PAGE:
When parental presence was allowed, the experience of the majority of nurses (56/107, 52.3%) was that most parents were supportive and consoled or soothed the child. Twenty-one (19.6%) reported that parents were aggressive or anxious, 16 (15.0%) reported that parents were emotional and cried, and 13 (12.1%) reported that parents remained passive. Most nurses (69/107, 64.4%) perceived physician discomfort or distraction as the usual effect of parental presence during a procedure, whereas 26 (24.3%) felt that physicians were usually unaffected. Eleven nurses (10.3%) felt that physicians usually worked better with parents present.
Table 3 depicts the nurses’ perceptions of how a child usually fares with and without parental presence during a procedure. Table 4 presents both physicians’ and nurses’ opinions on the effect of parental presence during procedures. If a procedure was to be performed on their own child, 40 (37.4%) of the nurses would want to be present, 41 (38.3%) would not, and 26 (24.3%) were unsure.


In our study, the majority of the physicians and nurses preferred to perform invasive procedures in children without parental presence, citing increased stress levels and prolonged duration of procedure. Physicians indicated that they were more likely to allow parental presence for less invasive procedures such as venipuncture. Even though parental presence has been advocated by major health organizations globally, many institutions still do not have clear guidelines on this practice. One survey of 984 ED and critical care nurses in the USA showed that only 5% worked in units that have a clear written policy allowing parental presence [10].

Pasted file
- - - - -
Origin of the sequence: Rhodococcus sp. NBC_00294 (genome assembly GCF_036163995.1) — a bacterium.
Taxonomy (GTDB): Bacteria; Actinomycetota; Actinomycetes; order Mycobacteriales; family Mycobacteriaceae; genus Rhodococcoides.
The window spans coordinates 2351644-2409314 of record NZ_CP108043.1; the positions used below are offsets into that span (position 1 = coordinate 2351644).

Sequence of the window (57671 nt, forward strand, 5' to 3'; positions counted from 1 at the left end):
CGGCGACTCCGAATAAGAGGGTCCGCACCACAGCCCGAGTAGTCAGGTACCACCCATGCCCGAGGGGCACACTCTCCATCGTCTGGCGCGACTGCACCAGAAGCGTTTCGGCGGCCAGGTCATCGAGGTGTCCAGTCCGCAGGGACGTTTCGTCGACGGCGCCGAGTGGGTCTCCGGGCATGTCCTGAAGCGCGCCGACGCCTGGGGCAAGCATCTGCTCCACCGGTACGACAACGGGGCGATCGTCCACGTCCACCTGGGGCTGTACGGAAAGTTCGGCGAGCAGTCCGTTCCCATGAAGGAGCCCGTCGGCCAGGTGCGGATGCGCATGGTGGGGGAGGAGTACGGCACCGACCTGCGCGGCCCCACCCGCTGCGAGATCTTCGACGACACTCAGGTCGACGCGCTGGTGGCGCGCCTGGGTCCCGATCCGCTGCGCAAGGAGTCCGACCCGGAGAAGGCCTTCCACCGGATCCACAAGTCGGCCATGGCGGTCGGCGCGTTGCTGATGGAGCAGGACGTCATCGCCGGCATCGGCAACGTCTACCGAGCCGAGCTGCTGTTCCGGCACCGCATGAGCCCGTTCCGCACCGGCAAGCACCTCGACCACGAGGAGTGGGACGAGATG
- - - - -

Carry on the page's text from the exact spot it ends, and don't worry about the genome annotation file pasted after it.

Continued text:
The effect of parental presence is deeply contextual and dependent on social and cultural factors. Previous reports have suggested that family members who are anxious about the procedure may interfere by asking multiple questions, misinterpret treatment activities, or divert the doctor’s attention away from the child [1,8]. In our study, the nurses reported that some parents who were allowed to stay in the procedure room were anxious or aggressive, while some others became emotional or cried. These behaviors may have a distracting and disruptive effect on the procedure. We postulate that the reluctance of our health professionals to allow parental presence may be a response to commonly seen reactions of parents in our social context. To overcome these difficulties, Sacchetti et al. [7] recommended that medical professionals practice to get used to parental presence through role playing and observation experiences. Medical and nursing students can likewise be trained for parental presence through simulation scenarios. The fact that there was a relatively large proportion of doctors-in-training among our physician respondents may have influenced our findings. Senior doctors would likely be more willing to allow parental presence compared to doctors-in-training [9]. Our study did not show a statistically significant relationship between physician experience and preference for parental presence, but this might have been due a lack of statistical power, given the very small overall number of physicians who preferred parental presence. We believe that such anxiety can be partly ameliorated by building interaction skills with parents and other family members as an important component of residency training.